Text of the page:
Shaft wells: there are some vertical shafts sunk along the tunnel to connect the surface to the horizontal gallery. The main application of these wells is to haul the debris and excavated materials from the tunnel on to the surface. They also provide access and help ventilate the tunnel and provide more oxygen for the workers. These wells play an important role in repairing the Qanat, by making it possible to send down the needed facilities and tools and remove the debris. The shaft wells cut short the time needed for Qanat construction or repair, and reduce the relevant expenses. A shaft well is between 80 and 100 centimeters in diameter, and the distance between the wells vary from 20 to 200 meters. In fact, the deeper the shaft wells, the further they are from each other. The distance between the shallow wells (up to 40 meters) is two times as their depth, but in terms of deeper wells the distance is equal to their depth.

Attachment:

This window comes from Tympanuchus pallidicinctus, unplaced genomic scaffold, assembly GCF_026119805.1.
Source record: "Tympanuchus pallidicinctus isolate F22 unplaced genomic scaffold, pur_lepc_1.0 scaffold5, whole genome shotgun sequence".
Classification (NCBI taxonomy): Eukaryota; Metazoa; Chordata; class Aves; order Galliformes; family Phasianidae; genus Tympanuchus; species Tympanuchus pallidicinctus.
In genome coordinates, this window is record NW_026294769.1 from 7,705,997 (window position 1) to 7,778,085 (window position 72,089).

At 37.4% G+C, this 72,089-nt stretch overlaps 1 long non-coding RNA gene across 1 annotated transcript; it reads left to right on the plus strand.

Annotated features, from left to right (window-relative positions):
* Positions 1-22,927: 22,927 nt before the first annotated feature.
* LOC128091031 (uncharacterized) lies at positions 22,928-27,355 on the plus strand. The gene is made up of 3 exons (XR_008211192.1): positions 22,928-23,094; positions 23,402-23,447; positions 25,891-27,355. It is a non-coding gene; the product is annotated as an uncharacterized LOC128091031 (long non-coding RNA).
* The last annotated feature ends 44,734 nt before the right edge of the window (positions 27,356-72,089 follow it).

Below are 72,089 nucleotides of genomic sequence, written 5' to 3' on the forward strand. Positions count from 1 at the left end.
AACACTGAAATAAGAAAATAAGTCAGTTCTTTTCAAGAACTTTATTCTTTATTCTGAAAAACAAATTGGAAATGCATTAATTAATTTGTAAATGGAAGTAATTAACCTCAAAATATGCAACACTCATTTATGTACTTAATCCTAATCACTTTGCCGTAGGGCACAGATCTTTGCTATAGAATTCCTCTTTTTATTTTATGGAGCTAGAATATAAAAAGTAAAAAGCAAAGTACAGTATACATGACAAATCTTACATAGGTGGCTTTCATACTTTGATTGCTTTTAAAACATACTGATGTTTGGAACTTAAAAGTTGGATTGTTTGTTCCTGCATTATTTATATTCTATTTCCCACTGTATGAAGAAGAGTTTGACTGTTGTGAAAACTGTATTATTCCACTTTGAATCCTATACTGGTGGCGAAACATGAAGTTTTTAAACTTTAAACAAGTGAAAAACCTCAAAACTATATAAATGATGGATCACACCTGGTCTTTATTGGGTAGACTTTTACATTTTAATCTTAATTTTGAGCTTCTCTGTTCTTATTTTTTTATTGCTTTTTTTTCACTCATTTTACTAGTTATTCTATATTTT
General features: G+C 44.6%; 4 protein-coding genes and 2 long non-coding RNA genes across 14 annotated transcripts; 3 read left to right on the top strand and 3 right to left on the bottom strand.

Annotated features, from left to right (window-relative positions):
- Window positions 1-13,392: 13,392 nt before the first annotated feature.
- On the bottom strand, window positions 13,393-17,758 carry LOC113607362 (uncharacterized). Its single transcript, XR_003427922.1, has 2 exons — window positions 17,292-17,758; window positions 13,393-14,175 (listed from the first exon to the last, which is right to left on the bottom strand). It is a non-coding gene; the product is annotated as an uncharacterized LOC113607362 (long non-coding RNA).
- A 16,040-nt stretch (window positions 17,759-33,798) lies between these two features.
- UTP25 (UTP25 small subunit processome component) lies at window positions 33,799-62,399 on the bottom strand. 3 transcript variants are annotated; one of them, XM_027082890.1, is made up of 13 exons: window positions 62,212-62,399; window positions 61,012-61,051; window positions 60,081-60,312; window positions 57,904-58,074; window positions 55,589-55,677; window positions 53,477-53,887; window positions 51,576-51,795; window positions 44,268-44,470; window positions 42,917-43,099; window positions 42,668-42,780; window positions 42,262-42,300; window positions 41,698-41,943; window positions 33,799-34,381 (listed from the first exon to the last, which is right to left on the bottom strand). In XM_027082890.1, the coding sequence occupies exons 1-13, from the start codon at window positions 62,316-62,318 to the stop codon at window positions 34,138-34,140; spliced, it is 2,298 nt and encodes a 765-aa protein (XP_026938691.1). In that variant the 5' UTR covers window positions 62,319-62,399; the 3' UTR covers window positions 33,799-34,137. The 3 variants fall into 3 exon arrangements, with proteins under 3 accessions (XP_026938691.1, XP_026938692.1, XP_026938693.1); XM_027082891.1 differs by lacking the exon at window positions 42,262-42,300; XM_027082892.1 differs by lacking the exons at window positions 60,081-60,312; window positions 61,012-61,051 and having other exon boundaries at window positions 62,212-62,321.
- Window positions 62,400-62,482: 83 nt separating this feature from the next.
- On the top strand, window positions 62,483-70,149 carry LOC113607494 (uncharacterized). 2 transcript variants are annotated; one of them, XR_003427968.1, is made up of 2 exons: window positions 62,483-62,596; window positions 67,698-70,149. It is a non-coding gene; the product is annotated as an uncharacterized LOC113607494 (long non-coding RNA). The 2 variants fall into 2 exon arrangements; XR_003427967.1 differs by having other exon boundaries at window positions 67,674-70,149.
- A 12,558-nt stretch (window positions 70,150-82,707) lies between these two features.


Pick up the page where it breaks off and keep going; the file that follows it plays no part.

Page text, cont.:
Mother well: the furthest shaft well from the exit point, sunk upstream is called the "mother well". The mother well is usually the deepest well, in which a large inflow of water shows the Qanat is in a satisfactory state. If the water table goes down so much that it is located below the bottom of mother well, no water can seep into the gallery, and if this situation persists, the Qanat will inevitably dry up. If a Qanat is extended so far that another well is needed, the new well would now be the mother well and the former one would be a normal shaft well. In a nutshell, the last well is always called the mother well. The depth of the mother well varies from Qanat to Qanat, and the deepest one in Iran has been recorded in the Qanat of Gonabad at 300 meters.